The Feb. 2 letter, Nuclear energy can lead to economic opportunities, extolling the virtues of employment at the Turkey Point nuclear reactor misses the mark on nuclear reactor economics. The piece failed to mention that the FPL reactors are prohibitively expensive to construct — with an estimated price tag of about $20 billion. A Florida law allows FPL to push all the cost and risk of constructing the plant on to you and me — the customer. Even if the plant never gets built, FPL is allowed to protect its shareholders by recovering all of its construction costs from customers. During the nuclear building boom of the ‘70s, many reactor projects were abandoned due to soaring costs and a drop in electricity demand. If FPL abandons its project, that could leave customers on the financial hook.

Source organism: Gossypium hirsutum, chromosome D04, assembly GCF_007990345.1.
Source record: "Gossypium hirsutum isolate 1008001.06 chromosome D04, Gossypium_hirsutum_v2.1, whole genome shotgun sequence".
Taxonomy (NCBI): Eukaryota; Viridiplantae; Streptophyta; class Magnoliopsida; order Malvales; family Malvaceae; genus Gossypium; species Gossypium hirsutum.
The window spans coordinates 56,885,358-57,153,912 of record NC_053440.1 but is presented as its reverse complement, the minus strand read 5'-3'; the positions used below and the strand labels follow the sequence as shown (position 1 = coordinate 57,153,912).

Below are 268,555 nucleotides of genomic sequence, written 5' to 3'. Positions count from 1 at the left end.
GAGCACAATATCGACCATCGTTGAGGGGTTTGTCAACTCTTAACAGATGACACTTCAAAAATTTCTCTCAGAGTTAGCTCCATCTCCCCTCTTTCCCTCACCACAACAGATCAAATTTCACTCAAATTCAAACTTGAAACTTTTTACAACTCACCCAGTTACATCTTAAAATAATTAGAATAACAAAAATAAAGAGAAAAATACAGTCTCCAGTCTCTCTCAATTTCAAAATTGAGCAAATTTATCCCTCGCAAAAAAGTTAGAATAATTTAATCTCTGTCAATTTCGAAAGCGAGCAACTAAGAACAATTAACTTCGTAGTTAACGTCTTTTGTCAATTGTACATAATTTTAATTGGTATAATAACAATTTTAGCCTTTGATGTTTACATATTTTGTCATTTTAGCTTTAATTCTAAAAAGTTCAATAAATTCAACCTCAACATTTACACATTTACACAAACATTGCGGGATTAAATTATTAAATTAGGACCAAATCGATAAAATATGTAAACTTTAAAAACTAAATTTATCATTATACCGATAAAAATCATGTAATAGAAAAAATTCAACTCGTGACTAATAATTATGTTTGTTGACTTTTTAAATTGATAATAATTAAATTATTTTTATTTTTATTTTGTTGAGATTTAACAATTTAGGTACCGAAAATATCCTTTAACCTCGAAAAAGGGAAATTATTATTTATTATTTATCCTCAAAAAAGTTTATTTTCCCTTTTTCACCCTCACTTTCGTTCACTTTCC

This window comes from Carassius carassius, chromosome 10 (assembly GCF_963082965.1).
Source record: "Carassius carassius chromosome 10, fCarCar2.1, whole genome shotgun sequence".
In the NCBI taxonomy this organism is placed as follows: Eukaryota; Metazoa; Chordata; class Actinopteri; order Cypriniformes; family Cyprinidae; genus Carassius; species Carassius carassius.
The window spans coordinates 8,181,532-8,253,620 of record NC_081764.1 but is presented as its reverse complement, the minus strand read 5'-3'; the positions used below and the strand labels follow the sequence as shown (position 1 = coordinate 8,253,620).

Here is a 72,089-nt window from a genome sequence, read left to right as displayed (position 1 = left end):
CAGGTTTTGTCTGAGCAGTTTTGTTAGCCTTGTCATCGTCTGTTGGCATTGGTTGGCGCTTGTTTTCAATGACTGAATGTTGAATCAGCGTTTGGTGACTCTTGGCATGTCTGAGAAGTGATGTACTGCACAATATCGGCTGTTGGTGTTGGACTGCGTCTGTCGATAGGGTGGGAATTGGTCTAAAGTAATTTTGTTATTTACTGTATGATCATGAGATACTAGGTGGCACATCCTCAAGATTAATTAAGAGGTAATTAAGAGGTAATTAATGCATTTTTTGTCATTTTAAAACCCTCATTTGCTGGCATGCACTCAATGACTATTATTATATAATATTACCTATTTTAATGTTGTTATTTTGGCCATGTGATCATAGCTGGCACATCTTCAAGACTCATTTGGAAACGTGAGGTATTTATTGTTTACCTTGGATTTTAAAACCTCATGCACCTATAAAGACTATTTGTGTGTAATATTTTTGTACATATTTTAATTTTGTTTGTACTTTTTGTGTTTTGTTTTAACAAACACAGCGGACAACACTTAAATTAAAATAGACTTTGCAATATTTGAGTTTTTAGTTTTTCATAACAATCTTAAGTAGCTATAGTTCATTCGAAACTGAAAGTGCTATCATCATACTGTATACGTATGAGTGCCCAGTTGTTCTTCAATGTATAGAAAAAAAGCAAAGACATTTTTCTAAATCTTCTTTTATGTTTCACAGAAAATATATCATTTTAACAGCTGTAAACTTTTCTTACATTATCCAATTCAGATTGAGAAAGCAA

Instead of chasing speculative reactor projects, FPL should prioritize meeting demand through energy efficiency programs that costs less than new generation. It’s a low-cost, low-risk option that benefits everyone because efficiency is what keeps costs down. Energy efficiency can meet electricity demand at a fraction of the cost of building new power plants.
Yet, FPL’s performance in helping customers reduce energy use and save money on their bills pales in comparison to the energy savings achieved by leading utilities in other states.
The real economic benefit from the energy sector comes from diversifying our energy mix into clean resources such as energy efficiency and renewable energy development.
State lawmakers could help customers and the workforce by adopting policies that encourage clean energy development — instead of costly, speculative reactor projects.
Cindy Lerner, mayor, Pinecrest
George Cavros, Southern Alliance for Clean Energy, Fort Lauderdale